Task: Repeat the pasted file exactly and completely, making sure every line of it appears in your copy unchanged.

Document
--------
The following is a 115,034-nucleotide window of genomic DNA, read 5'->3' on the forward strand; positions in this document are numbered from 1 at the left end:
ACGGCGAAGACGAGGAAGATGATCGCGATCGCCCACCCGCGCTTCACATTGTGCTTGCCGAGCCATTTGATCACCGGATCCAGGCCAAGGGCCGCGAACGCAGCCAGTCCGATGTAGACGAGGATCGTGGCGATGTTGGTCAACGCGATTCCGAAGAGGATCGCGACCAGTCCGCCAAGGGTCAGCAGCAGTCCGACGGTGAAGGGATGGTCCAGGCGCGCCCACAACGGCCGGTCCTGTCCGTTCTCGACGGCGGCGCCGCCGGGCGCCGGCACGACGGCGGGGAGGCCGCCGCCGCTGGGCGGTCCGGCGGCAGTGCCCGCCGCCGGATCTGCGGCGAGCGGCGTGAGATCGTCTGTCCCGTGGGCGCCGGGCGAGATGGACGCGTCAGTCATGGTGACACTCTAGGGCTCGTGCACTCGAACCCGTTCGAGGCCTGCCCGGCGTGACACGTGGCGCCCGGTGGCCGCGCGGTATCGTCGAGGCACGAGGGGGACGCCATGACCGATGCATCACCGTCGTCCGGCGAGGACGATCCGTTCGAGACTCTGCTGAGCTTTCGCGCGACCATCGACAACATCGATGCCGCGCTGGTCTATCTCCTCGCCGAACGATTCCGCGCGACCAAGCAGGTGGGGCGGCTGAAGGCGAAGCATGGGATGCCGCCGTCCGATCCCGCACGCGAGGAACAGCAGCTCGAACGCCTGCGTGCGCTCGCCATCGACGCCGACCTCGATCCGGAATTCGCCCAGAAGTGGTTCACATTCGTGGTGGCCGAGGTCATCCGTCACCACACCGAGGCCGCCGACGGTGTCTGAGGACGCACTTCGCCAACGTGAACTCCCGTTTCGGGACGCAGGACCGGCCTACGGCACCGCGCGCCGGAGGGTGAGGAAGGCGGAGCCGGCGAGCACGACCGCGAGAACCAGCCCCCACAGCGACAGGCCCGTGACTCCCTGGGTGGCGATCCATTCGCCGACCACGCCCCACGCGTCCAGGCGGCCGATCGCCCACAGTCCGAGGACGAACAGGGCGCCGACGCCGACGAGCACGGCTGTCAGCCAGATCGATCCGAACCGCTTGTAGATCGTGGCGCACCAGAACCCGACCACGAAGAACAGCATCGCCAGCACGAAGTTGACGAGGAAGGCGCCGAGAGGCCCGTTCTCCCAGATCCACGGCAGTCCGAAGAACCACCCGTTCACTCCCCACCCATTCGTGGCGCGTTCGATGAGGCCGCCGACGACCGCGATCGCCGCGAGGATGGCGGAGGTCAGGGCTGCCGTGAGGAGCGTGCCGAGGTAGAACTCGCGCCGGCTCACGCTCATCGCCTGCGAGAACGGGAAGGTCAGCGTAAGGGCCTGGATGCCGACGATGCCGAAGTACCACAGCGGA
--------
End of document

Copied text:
The following is a 115,034-nucleotide window of genomic DNA, read 5'->3' on the forward strand; positions in this document are numbered from 1 at the left end:
ACGGCGAAGACGAGGAAGATGATCGCGATCGCCCACCCGCGCTTCACATTGTGCTTGCCGAGCCATTTGATCACCGGATCCAGGCCAAGGGCCGCGAACGCAGCCAGTCCGATGTAGACGAGGATCGTGGCGATGTTGGTCAACGCGATTCCGAAGAGGATCGCGACCAGTCCGCCAAGGGTCAGCAGCAGTCCGACGGTGAAGGGATGGTCCAGGCGCGCCCACAACGGCCGGTCCTGTCCGTTCTCGACGGCGGCGCCGCCGGGCGCCGGCACGACGGCGGGGAGGCCGCCGCCGCTGGGCGGTCCGGCGGCAGTGCCCGCCGCCGGATCTGCGGCGAGCGGCGTGAGATCGTCTGTCCCGTGGGCGCCGGGCGAGATGGACGCGTCAGTCATGGTGACACTCTAGGGCTCGTGCACTCGAACCCGTTCGAGGCCTGCCCGGCGTGACACGTGGCGCCCGGTGGCCGCGCGGTATCGTCGAGGCACGAGGGGGACGCCATGACCGATGCATCACCGTCGTCCGGCGAGGACGATCCGTTCGAGACTCTGCTGAGCTTTCGCGCGACCATCGACAACATCGATGCCGCGCTGGTCTATCTCCTCGCCGAACGATTCCGCGCGACCAAGCAGGTGGGGCGGCTGAAGGCGAAGCATGGGATGCCGCCGTCCGATCCCGCACGCGAGGAACAGCAGCTCGAACGCCTGCGTGCGCTCGCCATCGACGCCGACCTCGATCCGGAATTCGCCCAGAAGTGGTTCACATTCGTGGTGGCCGAGGTCATCCGTCACCACACCGAGGCCGCCGACGGTGTCTGAGGACGCACTTCGCCAACGTGAACTCCCGTTTCGGGACGCAGGACCGGCCTACGGCACCGCGCGCCGGAGGGTGAGGAAGGCGGAGCCGGCGAGCACGACCGCGAGAACCAGCCCCCACAGCGACAGGCCCGTGACTCCCTGGGTGGCGATCCATTCGCCGACCACGCCCCACGCGTCCAGGCGGCCGATCGCCCACAGTCCGAGGACGAACAGGGCGCCGACGCCGACGAGCACGGCTGTCAGCCAGATCGATCCGAACCGCTTGTAGATCGTGGCGCACCAGAACCCGACCACGAAGAACAGCATCGCCAGCACGAAGTTGACGAGGAAGGCGCCGAGAGGCCCGTTCTCCCAGATCCACGGCAGTCCGAAGAACCACCCGTTCACTCCCCACCCATTCGTGGCGCGTTCGATGAGGCCGCCGACGACCGCGATCGCCGCGAGGATGGCGGAGGTCAGGGCTGCCGTGAGGAGCGTGCCGAGGTAGAACTCGCGCCGGCTCACGCTCATCGCCTGCGAGAACGGGAAGGTCAGCGTAAGGGCCTGGATGCCGACGATGCCGAAGTACCACAGCGGA